I will bet anyone any amount of money that the overwhelming majority of new construction will not be standing in 70 years (the approximate age of my house), let alone 120 (the approximate age of my parents' house). This is because new houses are flimsy and cheap -- hollow-core doors instead of solid wood; chromed plastic fixtures instead of metal; fiberglass shower/tub inserts (which are easy to crack) instead of tile or porcelain or enamel; drywall that is prone to growing mold instead of plaster walls; at best a brick facade, but more likely vinyl siding, instead of masonry construction; asphalt shingles instead of slate or tile roofs.

I'm hardly the strongest woman in the world, but I can easily put my fist through drywall; my plaster walls, by contrast, are so solid that I needed to use a hammer drill to install my curtain rods -- and plaster doesn't grow mold. My brother has already had to replace the tile on his bathroom floor because the contractor took a shortcut: instead of using one single piece of cement board for the sub-floor, as he should have, the contractor instead used a bunch of smaller pieces; as a result, the tiles cracked along the seams between the pieces of cement board. As long as they maintain it properly, my parents' slate tile roof will last as long as their house stands; modern asphalt roofs, by contrast, last 15 to 30 years.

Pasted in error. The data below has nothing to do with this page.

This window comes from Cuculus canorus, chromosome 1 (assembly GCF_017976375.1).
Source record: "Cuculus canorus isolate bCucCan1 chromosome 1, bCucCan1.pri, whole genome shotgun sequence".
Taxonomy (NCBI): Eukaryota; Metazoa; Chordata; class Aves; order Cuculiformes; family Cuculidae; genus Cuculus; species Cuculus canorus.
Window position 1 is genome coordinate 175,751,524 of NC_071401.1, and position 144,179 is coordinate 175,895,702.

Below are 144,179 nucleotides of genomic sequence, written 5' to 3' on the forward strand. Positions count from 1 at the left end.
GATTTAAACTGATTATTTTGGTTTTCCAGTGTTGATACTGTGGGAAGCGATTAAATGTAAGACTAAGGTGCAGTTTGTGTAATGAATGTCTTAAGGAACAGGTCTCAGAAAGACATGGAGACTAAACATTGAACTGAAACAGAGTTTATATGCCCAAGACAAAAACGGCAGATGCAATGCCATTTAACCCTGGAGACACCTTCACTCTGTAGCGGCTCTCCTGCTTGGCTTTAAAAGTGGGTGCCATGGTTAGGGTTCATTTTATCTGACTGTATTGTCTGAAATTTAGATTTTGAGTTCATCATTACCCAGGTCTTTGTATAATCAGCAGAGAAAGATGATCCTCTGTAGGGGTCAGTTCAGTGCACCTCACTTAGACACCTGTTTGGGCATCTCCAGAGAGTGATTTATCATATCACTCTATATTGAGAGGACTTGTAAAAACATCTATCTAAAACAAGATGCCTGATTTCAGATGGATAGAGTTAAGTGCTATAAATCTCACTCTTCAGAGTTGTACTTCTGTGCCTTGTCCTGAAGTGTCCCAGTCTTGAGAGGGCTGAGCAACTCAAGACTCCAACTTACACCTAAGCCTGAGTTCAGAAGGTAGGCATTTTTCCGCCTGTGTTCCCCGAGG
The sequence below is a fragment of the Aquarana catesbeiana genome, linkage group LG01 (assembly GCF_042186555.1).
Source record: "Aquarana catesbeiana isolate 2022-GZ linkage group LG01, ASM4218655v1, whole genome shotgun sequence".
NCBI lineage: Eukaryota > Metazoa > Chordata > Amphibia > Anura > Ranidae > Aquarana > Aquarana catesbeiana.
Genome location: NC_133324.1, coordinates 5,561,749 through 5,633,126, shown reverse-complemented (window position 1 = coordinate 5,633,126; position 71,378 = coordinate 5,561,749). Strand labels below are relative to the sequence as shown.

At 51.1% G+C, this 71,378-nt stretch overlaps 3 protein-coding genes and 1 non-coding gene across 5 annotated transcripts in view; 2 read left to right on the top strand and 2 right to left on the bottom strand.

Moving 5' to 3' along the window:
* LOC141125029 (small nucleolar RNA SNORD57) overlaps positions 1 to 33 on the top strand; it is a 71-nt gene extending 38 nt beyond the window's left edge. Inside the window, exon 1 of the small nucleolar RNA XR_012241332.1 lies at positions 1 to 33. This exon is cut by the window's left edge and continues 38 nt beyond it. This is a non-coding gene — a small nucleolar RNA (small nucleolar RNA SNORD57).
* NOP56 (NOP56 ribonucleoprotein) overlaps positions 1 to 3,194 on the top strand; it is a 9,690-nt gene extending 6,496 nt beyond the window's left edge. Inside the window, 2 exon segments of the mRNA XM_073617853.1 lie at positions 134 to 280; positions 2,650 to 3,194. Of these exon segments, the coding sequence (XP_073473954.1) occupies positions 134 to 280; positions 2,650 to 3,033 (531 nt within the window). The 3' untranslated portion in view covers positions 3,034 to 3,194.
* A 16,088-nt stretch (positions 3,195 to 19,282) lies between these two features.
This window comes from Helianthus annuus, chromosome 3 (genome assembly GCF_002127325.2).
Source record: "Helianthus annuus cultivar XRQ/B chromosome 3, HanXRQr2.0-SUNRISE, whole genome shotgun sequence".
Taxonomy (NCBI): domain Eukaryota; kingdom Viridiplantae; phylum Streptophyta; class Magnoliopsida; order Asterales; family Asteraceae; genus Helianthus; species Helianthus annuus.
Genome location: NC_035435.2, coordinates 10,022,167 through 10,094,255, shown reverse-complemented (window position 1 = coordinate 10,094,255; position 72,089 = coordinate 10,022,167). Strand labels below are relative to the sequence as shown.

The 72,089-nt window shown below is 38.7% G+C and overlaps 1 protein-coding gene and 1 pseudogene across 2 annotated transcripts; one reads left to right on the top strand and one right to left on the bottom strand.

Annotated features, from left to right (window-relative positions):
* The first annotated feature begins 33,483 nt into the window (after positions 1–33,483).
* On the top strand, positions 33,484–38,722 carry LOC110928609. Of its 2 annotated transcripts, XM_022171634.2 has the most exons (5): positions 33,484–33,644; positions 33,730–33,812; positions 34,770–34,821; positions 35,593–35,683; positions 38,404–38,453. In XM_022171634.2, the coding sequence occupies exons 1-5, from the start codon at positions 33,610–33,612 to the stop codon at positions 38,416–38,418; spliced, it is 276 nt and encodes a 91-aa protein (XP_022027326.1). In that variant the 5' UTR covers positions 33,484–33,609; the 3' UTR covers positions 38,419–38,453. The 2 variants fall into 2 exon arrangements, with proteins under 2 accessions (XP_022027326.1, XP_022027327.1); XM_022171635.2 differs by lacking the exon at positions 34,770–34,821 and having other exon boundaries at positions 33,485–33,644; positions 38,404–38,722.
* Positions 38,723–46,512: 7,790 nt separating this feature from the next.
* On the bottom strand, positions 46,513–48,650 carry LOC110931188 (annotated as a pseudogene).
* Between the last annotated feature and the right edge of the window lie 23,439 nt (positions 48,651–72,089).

Yes, old houses require upkeep, and new houses generally need less work right off the bat -- but EVERY building must be maintained if it is to stay standing. As I said before, new houses are not built to last; they are built with an eye to keeping costs down and finishing quickly -- and you get what you pay for. With a new house, you're paying for expedience, not quality. I know which is more important to me.